The recent SEC lawsuits against Binance and Coinbase have raised concerns about the future of web3 in the United States. However, the House Financial Services hearing on “The Future of Digital Assets” provided insights into the potential future of digital assets in the country. During the hearing, witnesses discussed the need for regulation, the impact of the SEC lawsuits, and the importance of “sufficient decentralization.”
Proposed Directive on the Registration of Digital Assets as Securities
The hearing, chaired by Representative Mr. McHenry, opened with a statement that highlighted the importance of digital assets in the current tech landscape. According to him, digital assets are no longer new technology and are used all over the world. However, the US is at risk of falling behind global competitors if it does not take appropriate steps. He also mentioned a proposed directive on the registration of digital assets as securities, which would consider “sufficient decentralization” as a key factor in determining whether a digital asset is a security.
The hearing also contained testimony on the potential for a digital asset to lose its security label if it becomes sufficiently decentralized. However, some witnesses expressed concern that the current draft of the proposed bill could result in less protection for investors than what is currently provided.
Applying Existing Regulatory Frameworks to Digital Assets
One witness, Benjamin Kaplan, Co-CEO of Prometheum Capital, argued that the application of existing regulatory frameworks to digital assets is needed. According to him, the federal securities laws have been tried and tested for almost 90 years and can be applied to the digital asset space. Kaplan’s company is among the first to provide investors with a SEC-registered, full-service market ecosystem for digital asset securities. He argued that discussions on the need for more or less regulation are flawed and that the industry should follow established regulatory treaties.
Coy Garrison, a partner at legal firm Steptoe & Johnson, also argued in favor of the current draft of the bill, stating that it works and is needed to support innovation. He noted that there is no clear guidance on what “sufficient decentralization” means, leading to confusion in the industry and holding back innovation. There is also no case law to provide guidance on how to apply the Howey test to assets traded on secondary markets. Garrison requested a “more workable regulatory regime” that would provide guidance on how a security could become sufficiently decentralized and how to apply the guidance to the secondary market.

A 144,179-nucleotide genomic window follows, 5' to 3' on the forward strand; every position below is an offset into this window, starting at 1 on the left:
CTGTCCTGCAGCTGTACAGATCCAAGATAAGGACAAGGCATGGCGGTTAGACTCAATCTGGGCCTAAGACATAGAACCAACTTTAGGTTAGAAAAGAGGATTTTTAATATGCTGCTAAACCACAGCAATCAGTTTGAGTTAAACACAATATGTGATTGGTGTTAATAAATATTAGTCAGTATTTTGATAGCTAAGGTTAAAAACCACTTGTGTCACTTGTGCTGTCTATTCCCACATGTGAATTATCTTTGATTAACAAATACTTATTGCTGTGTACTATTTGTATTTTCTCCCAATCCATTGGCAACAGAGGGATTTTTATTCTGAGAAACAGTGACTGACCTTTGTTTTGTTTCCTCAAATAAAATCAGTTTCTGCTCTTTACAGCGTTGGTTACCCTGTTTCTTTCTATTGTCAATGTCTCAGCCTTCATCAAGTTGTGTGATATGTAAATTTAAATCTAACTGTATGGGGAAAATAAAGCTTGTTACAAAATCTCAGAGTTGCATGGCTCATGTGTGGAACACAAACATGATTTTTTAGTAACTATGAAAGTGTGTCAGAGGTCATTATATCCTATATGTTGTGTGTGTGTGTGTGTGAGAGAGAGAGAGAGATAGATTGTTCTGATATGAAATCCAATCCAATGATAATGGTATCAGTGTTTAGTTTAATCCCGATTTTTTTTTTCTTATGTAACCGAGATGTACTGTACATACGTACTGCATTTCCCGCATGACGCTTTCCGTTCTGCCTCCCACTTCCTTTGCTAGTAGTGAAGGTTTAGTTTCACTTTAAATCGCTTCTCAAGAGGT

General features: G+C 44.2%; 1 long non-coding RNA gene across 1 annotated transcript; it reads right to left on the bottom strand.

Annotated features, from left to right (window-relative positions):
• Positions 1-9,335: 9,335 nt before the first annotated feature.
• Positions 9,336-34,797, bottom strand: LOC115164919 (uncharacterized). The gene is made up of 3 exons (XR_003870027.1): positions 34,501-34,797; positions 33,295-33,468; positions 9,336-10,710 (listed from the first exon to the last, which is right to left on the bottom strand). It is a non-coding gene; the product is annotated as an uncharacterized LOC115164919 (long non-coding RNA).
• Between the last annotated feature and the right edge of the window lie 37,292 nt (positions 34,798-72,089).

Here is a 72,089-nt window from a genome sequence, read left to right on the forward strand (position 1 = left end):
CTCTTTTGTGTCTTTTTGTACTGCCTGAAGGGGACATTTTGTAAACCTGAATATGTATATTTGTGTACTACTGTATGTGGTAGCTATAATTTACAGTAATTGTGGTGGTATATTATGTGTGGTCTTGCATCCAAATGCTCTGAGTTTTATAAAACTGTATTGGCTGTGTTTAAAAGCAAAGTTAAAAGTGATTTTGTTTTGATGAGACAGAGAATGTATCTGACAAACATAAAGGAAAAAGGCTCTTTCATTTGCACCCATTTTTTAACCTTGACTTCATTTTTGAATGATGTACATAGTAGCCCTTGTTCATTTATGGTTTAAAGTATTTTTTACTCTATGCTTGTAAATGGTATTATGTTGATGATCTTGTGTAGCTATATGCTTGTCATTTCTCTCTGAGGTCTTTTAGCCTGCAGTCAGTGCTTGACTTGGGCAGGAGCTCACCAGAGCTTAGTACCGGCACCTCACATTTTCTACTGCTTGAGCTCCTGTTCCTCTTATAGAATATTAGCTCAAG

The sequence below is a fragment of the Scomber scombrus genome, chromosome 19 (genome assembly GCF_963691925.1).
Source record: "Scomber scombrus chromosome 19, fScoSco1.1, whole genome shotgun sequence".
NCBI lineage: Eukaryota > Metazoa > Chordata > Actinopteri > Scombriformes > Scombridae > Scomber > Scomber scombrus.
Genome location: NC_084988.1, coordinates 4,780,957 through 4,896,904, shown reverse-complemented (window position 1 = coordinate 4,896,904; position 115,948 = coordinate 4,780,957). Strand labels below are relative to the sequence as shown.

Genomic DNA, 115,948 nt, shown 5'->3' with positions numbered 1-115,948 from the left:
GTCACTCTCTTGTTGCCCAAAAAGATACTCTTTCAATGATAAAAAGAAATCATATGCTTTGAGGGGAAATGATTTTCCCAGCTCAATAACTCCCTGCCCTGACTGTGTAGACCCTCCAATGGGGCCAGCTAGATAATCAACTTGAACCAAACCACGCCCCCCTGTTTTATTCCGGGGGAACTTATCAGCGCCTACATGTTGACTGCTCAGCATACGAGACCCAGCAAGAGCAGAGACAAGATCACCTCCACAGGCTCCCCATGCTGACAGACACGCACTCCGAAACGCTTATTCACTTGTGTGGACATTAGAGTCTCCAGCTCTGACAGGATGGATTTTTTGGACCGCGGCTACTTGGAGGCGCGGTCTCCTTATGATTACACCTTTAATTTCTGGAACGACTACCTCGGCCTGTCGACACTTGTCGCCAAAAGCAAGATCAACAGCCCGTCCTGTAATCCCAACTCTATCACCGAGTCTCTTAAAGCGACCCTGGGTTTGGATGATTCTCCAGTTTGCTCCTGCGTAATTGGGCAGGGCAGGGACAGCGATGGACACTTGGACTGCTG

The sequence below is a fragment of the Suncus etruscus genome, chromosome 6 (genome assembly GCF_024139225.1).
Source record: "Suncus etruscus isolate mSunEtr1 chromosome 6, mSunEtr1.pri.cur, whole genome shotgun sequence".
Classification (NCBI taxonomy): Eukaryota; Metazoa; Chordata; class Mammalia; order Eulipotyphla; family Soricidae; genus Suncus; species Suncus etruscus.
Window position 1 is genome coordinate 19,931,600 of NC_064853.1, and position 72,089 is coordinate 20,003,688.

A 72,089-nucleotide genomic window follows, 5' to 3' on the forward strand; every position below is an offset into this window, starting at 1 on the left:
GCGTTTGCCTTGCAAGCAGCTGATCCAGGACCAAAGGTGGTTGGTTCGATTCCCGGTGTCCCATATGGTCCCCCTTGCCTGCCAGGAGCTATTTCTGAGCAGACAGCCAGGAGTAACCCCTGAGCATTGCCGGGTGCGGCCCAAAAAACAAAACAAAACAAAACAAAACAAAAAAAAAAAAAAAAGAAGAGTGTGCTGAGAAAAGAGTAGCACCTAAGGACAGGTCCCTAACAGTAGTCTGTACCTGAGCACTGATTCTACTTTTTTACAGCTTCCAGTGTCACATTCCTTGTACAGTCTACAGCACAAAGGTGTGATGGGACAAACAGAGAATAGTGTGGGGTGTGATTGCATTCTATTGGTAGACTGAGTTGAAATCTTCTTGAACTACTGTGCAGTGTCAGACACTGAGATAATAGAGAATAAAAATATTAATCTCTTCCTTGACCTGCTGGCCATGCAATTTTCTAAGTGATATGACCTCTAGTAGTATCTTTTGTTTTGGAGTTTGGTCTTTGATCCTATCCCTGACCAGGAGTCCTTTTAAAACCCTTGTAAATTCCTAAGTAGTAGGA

The CEO of Circle, Jeremy Allaire, argued strongly for digital asset regulation to prevent the US from falling behind China and devaluing the dollar. He called for safer crypto reserves than banks by limiting fractional reserve practices and limiting rights to FED services. He also called for stronger protections in the realm of digital custody, suggesting that all stablecoin issuers should be required to use registered “qualified custodians.”
The hearing also discussed the risk of exposure to China, with Representative Mr. Luetkemeyer expressing his strong concern that US companies are trading with Chinese companies in any form.
The House Financial Services hearing on “The Future of Digital Assets” provided insights into the potential future of digital assets in the US. Witnesses discussed the need for regulation, the impact of the SEC lawsuits, and the importance of “sufficient decentralization.” While some argued for the application of existing regulatory frameworks, others called for a more workable regulatory regime. Regardless, it is clear that the digital asset space is rapidly evolving and requires appropriate regulation to ensure its continued growth and success.